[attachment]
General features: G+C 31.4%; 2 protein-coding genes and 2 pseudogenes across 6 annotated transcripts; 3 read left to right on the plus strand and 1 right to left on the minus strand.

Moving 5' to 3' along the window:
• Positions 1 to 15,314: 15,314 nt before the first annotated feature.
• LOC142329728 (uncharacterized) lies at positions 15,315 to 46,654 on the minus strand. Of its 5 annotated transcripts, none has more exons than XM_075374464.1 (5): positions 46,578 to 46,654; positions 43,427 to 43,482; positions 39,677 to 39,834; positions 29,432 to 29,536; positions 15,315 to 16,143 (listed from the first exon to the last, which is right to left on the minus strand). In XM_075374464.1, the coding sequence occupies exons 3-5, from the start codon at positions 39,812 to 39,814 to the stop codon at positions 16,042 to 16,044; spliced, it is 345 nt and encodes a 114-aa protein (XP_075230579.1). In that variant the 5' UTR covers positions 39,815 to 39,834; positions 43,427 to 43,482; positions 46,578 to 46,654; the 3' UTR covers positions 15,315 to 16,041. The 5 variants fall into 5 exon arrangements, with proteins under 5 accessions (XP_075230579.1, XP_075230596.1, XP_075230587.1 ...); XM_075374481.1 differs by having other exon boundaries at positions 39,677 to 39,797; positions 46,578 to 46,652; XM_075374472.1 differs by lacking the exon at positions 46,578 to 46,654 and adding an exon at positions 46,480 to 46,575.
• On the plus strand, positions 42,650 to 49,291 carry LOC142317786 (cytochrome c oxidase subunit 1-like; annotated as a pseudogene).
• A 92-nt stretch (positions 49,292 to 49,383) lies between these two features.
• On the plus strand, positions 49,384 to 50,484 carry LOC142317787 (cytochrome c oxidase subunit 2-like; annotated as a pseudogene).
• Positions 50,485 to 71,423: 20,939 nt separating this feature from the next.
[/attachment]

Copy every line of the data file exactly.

General features: G+C 31.4%; 2 protein-coding genes and 2 pseudogenes across 6 annotated transcripts; 3 read left to right on the plus strand and 1 right to left on the minus strand.

Moving 5' to 3' along the window:
• Positions 1 to 15,314: 15,314 nt before the first annotated feature.
• LOC142329728 (uncharacterized) lies at positions 15,315 to 46,654 on the minus strand. Of its 5 annotated transcripts, none has more exons than XM_075374464.1 (5): positions 46,578 to 46,654; positions 43,427 to 43,482; positions 39,677 to 39,834; positions 29,432 to 29,536; positions 15,315 to 16,143 (listed from the first exon to the last, which is right to left on the minus strand). In XM_075374464.1, the coding sequence occupies exons 3-5, from the start codon at positions 39,812 to 39,814 to the stop codon at positions 16,042 to 16,044; spliced, it is 345 nt and encodes a 114-aa protein (XP_075230579.1). In that variant the 5' UTR covers positions 39,815 to 39,834; positions 43,427 to 43,482; positions 46,578 to 46,654; the 3' UTR covers positions 15,315 to 16,041. The 5 variants fall into 5 exon arrangements, with proteins under 5 accessions (XP_075230579.1, XP_075230596.1, XP_075230587.1 ...); XM_075374481.1 differs by having other exon boundaries at positions 39,677 to 39,797; positions 46,578 to 46,652; XM_075374472.1 differs by lacking the exon at positions 46,578 to 46,654 and adding an exon at positions 46,480 to 46,575.
• On the plus strand, positions 42,650 to 49,291 carry LOC142317786 (cytochrome c oxidase subunit 1-like; annotated as a pseudogene).
• A 92-nt stretch (positions 49,292 to 49,383) lies between these two features.
• On the plus strand, positions 49,384 to 50,484 carry LOC142317787 (cytochrome c oxidase subunit 2-like; annotated as a pseudogene).
• Positions 50,485 to 71,423: 20,939 nt separating this feature from the next.